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There was some activity in this part of Sussex during the baronial wars and in the armed rivalry between Matilda and Stephen.
During the seventeenth-century civil war between Charles I and Parliament, Hailsham and this part of Sussex declared against the royalist cause.
It then turns westwards taking an irregular course over the Glynleigh Level, across the Cuckoo Trail (former railway line) to the main Eastbourne road (A22), continuing northwards along this for about three-quarters of a mile until it goes west and north again to take in some of the woodlands around Cacklebury.
It runs on the west side of the A22 in a northerly direction between Hailsham and the River Cuckmere to Hempstead where it turns east to meet the A22.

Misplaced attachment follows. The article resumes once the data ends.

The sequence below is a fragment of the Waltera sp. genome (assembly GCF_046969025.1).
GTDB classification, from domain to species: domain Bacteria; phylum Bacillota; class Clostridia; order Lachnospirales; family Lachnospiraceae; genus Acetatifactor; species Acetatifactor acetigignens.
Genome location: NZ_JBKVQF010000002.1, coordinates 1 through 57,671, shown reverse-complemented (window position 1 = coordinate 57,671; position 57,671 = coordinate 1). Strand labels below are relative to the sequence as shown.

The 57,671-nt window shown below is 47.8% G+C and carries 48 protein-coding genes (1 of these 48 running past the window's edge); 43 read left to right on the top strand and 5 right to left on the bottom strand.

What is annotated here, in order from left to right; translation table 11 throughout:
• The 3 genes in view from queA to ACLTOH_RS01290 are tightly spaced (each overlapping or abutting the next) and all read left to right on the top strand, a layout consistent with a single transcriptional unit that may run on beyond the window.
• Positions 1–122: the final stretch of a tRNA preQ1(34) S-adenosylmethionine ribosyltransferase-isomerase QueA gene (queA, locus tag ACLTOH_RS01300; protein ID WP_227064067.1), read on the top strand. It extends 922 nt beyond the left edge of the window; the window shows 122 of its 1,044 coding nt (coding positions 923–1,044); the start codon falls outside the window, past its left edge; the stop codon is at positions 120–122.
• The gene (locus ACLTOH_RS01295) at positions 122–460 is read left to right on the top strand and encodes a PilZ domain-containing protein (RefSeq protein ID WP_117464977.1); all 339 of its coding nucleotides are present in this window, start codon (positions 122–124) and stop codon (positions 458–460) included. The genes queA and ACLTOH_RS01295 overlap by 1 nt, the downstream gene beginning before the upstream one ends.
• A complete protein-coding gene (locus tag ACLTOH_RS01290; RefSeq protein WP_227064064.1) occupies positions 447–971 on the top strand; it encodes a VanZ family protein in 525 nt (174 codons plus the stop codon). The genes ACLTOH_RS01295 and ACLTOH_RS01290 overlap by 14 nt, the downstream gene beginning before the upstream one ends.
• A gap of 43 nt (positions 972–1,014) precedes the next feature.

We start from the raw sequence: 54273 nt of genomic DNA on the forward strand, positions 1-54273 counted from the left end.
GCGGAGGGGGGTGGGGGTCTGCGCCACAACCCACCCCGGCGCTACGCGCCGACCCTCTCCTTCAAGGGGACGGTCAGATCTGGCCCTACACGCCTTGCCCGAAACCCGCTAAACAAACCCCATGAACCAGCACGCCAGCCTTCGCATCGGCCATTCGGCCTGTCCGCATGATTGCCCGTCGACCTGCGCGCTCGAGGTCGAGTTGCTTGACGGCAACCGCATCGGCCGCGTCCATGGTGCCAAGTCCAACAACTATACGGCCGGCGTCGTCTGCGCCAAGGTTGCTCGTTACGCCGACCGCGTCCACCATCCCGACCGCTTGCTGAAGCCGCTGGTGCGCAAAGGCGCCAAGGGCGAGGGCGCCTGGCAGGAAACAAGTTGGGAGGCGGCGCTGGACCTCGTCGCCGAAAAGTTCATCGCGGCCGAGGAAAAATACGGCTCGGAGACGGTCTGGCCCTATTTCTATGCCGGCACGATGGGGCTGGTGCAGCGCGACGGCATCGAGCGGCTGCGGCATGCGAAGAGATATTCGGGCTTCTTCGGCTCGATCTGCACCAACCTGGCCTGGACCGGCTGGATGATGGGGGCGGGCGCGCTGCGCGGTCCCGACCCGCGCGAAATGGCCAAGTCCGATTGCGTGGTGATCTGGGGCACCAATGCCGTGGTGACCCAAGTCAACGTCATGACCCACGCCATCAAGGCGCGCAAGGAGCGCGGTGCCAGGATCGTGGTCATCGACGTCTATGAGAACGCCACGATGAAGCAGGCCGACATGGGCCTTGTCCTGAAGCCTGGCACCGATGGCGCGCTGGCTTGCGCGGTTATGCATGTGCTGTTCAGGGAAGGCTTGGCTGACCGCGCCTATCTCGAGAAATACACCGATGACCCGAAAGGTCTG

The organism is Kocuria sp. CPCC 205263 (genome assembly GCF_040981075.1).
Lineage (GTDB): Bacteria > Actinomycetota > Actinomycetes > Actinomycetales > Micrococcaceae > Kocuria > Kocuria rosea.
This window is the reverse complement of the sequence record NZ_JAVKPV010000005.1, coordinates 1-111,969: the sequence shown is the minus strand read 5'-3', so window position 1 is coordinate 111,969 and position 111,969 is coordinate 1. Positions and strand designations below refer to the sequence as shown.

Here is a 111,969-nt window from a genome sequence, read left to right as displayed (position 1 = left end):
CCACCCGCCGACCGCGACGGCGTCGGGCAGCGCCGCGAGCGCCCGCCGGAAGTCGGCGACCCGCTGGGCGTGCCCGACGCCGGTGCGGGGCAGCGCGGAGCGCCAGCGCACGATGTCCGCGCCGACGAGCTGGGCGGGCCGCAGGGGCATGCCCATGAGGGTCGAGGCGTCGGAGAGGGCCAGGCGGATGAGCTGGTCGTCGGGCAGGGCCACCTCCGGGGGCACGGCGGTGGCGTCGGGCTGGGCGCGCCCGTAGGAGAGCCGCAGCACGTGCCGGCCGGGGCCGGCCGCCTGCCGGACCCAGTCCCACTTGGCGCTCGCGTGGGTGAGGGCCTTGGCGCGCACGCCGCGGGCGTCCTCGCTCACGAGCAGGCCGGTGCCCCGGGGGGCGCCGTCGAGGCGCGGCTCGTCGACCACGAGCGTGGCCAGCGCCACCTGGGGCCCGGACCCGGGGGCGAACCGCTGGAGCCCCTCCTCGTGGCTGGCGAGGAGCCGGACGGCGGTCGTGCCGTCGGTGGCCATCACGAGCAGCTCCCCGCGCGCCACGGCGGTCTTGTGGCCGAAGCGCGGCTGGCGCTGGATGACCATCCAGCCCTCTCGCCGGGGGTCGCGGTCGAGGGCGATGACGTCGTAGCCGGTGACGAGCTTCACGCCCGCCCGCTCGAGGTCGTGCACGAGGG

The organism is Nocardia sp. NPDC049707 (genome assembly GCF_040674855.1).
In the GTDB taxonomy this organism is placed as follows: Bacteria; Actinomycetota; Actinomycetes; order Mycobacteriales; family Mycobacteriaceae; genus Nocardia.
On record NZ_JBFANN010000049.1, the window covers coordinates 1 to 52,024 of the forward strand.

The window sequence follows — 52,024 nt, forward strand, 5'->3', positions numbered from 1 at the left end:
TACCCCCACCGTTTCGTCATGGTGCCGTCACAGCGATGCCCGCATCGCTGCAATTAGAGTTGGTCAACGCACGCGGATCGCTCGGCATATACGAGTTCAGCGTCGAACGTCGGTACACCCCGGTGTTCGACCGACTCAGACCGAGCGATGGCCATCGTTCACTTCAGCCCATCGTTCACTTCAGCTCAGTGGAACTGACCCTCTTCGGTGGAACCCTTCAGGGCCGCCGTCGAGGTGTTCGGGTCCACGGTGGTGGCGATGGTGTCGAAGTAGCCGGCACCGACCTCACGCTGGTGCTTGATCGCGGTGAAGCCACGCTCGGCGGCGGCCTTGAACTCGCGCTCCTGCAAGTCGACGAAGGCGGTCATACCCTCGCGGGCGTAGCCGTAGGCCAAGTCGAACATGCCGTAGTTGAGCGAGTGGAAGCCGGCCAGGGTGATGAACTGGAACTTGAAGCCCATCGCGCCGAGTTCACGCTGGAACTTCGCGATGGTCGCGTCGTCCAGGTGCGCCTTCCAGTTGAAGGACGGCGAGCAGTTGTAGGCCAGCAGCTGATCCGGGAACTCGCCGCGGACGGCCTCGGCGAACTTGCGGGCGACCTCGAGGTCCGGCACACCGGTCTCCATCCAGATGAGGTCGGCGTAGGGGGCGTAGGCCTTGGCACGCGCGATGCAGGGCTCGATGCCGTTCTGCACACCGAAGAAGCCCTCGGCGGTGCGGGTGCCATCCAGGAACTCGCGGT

On an irregular course eastwards, sometimes following the A271 and sometimes to the north of it, until Amberstone where it completes its delineation by a final straight mile along the line of the road to Carter's Corner Place.According to the Anglo-Saxon Chronicle, in 491 AD they attacked and took the British stronghold of Anderida which was the fort that is believed to have been built by the Ancient British and the Romans at what is now Pevensey, just a few miles from Hailsham, thereby consolidating their conquest and forming the small kingdom of the South Saxons, or Sussex.In Roman and Saxon times, the lowland marsh area between Anderida and the site of Hailsham, today known as the Pevensey Levels, is presumed to be un-reclaimed at that time, so that much of the levels would have been a saltmarsh and at high tide, a lagoon.In the county of East Sussex, about 6 miles (10 km) from the coast, and between the well-wooded hills of the southern Forest Ridge and the undulating chalk countryside of the South Downs, Hailsham is surrounded by "much attractive and unspoilt scenery".Hailsham is 7 miles (11 km) north of Eastbourne; 19 miles (31 km) south of Tunbridge Wells; 14 miles (23 km) west of Hastings; and 11 miles (18 km) east of the County town of Lewes. Hailsham falls below the national average for reported robbery, burglaries and other criminal offences.